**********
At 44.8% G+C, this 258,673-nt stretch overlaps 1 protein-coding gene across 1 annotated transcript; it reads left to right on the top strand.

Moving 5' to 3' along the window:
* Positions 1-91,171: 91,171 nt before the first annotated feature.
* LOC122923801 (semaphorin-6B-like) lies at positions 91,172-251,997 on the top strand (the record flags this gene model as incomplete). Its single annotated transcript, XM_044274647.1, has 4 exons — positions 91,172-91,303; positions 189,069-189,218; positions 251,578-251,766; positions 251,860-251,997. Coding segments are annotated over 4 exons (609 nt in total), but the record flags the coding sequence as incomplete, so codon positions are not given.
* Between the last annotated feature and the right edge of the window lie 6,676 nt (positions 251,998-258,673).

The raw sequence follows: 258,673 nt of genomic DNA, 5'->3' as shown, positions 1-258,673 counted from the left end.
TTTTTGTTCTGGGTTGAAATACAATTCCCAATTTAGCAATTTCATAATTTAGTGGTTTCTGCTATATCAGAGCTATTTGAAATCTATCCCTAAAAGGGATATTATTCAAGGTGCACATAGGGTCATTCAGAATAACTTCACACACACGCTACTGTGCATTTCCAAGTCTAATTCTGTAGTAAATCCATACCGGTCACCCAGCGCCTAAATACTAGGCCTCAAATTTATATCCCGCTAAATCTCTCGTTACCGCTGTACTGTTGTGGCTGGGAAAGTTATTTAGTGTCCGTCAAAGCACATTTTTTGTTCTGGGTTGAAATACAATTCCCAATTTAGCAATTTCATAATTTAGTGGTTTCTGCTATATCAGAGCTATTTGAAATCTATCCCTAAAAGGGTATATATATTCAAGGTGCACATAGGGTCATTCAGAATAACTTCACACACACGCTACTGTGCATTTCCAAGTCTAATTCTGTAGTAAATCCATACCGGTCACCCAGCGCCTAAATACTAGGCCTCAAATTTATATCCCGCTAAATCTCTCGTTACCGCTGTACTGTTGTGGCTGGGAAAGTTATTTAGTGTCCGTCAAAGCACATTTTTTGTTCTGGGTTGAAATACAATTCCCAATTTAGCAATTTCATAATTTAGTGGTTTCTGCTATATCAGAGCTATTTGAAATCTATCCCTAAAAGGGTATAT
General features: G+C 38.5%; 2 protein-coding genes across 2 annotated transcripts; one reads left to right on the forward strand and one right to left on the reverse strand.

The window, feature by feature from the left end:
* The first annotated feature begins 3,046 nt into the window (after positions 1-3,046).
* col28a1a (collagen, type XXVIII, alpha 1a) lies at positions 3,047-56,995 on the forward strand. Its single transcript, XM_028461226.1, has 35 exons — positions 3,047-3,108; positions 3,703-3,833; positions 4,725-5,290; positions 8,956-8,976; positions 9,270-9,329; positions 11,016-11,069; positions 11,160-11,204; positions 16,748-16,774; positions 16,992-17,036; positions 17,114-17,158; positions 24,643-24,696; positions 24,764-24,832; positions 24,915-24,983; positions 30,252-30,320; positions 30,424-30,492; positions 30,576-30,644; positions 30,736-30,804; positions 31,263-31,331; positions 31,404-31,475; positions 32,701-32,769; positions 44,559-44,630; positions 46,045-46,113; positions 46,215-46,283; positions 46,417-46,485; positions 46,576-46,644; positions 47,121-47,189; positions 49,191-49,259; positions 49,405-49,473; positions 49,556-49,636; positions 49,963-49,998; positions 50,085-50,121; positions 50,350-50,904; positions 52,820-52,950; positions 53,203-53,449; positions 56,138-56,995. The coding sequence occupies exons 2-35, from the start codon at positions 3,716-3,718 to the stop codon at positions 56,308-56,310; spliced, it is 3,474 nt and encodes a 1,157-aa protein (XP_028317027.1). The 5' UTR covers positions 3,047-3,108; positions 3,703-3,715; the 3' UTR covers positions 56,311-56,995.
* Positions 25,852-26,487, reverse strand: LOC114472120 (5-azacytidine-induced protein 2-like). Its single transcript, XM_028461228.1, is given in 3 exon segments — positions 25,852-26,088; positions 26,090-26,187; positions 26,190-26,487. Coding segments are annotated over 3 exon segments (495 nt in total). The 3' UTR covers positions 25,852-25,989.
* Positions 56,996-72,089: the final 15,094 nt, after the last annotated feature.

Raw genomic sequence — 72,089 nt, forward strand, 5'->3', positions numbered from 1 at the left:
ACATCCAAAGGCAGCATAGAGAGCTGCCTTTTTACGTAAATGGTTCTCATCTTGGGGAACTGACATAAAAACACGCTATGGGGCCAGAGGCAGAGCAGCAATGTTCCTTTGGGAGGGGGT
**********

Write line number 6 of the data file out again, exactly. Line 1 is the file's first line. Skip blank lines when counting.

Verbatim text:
The raw sequence follows: 258,673 nt of genomic DNA, 5'->3' as shown, positions 1-258,673 counted from the left end.